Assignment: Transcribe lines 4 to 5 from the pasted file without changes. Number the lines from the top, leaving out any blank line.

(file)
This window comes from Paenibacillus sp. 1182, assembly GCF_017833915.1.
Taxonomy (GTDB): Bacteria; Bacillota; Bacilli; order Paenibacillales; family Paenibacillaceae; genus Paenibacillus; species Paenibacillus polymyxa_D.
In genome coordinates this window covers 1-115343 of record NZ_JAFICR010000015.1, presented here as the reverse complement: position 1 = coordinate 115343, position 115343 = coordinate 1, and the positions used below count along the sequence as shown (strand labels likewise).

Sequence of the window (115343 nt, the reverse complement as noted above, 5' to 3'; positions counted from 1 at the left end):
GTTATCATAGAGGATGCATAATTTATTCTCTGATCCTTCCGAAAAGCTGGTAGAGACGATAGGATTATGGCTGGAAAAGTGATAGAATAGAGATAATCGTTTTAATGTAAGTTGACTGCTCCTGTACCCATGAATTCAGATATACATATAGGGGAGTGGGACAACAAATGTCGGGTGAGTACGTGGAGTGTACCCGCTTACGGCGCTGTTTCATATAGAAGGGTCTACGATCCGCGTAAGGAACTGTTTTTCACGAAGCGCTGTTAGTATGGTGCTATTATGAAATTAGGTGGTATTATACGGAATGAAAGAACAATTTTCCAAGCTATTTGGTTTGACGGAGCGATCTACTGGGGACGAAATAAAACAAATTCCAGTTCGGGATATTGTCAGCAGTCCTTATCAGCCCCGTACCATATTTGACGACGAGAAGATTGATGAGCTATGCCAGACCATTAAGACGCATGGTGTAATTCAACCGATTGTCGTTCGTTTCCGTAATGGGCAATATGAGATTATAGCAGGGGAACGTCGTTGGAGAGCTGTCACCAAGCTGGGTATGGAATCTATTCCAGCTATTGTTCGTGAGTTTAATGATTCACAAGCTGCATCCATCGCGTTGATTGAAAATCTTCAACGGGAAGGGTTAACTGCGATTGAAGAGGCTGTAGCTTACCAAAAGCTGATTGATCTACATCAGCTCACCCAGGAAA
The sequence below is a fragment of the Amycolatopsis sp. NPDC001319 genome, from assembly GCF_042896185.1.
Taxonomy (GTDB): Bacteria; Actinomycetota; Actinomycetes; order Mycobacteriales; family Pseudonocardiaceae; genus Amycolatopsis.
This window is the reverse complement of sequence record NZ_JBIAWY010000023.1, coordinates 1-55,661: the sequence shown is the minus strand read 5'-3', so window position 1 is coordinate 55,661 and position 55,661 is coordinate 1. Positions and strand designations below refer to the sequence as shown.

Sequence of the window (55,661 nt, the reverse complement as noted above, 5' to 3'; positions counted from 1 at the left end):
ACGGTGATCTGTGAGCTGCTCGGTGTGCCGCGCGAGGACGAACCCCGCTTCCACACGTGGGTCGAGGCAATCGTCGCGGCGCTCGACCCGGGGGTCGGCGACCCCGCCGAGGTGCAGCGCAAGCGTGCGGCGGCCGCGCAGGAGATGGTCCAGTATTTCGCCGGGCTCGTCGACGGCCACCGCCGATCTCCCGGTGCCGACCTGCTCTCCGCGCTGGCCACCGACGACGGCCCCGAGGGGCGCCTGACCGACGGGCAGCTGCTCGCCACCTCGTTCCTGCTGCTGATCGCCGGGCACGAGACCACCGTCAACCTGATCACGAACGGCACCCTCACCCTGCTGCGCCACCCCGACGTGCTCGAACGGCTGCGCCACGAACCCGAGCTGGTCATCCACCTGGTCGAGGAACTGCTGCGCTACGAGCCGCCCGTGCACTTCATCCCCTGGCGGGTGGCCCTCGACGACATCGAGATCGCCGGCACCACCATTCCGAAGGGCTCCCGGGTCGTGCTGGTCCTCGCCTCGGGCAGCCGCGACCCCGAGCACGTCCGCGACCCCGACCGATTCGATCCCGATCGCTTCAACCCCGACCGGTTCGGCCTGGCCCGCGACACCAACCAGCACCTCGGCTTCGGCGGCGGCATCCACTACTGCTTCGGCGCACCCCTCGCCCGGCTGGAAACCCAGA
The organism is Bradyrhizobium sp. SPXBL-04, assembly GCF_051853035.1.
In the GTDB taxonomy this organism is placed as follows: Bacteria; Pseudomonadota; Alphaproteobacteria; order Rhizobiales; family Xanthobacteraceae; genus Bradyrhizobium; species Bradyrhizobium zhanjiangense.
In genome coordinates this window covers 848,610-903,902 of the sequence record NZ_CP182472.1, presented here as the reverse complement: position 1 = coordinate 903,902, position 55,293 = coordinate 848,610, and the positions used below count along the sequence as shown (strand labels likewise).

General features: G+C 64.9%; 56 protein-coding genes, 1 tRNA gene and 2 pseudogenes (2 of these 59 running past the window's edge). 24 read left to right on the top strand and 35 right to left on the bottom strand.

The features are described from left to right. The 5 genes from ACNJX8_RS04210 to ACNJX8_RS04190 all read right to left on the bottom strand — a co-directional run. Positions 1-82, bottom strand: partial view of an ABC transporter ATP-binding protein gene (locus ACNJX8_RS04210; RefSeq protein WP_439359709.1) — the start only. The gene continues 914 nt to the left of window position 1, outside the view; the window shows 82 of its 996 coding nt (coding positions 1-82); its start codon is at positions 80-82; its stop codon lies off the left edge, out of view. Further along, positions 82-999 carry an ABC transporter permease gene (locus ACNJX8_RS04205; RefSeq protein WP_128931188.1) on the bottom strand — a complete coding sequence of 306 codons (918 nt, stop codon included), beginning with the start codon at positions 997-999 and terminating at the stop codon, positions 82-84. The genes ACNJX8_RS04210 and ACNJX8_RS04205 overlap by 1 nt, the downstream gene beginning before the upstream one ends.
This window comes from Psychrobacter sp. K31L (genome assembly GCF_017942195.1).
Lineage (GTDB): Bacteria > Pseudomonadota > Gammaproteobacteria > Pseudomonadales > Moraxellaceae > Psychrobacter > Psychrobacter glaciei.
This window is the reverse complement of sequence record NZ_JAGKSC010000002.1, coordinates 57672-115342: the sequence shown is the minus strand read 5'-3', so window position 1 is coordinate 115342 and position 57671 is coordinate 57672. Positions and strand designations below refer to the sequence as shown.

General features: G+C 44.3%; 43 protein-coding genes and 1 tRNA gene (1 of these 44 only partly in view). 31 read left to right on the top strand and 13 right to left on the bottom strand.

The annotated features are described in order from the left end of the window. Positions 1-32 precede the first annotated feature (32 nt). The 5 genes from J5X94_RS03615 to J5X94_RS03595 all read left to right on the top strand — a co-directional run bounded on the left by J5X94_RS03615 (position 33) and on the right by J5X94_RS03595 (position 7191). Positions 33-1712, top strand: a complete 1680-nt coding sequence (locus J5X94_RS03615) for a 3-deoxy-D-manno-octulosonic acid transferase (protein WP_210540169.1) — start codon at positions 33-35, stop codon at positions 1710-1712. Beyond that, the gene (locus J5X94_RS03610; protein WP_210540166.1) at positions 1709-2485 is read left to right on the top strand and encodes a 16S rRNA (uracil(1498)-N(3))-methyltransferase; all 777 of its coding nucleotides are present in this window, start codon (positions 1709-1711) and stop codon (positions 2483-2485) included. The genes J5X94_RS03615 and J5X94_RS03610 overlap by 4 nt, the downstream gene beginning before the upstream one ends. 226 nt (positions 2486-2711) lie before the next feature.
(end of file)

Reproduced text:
Sequence of the window (115343 nt, the reverse complement as noted above, 5' to 3'; positions counted from 1 at the left end):
GTTATCATAGAGGATGCATAATTTATTCTCTGATCCTTCCGAAAAGCTGGTAGAGACGATAGGATTATGGCTGGAAAAGTGATAGAATAGAGATAATCGTTTTAATGTAAGTTGACTGCTCCTGTACCCATGAATTCAGATATACATATAGGGGAGTGGGACAACAAATGTCGGGTGAGTACGTGGAGTGTACCCGCTTACGGCGCTGTTTCATATAGAAGGGTCTACGATCCGCGTAAGGAACTGTTTTTCACGAAGCGCTGTTAGTATGGTGCTATTATGAAATTAGGTGGTATTATACGGAATGAAAGAACAATTTTCCAAGCTATTTGGTTTGACGGAGCGATCTACTGGGGACGAAATAAAACAAATTCCAGTTCGGGATATTGTCAGCAGTCCTTATCAGCCCCGTACCATATTTGACGACGAGAAGATTGATGAGCTATGCCAGACCATTAAGACGCATGGTGTAATTCAACCGATTGTCGTTCGTTTCCGTAATGGGCAATATGAGATTATAGCAGGGGAACGTCGTTGGAGAGCTGTCACCAAGCTGGGTATGGAATCTATTCCAGCTATTGTTCGTGAGTTTAATGATTCACAAGCTGCATCCATCGCGTTGATTGAAAATCTTCAACGGGAAGGGTTAACTGCGATTGAAGAGGCTGTAGCTTACCAAAAGCTGATTGATCTACATCAGCTCACCCAGGAAA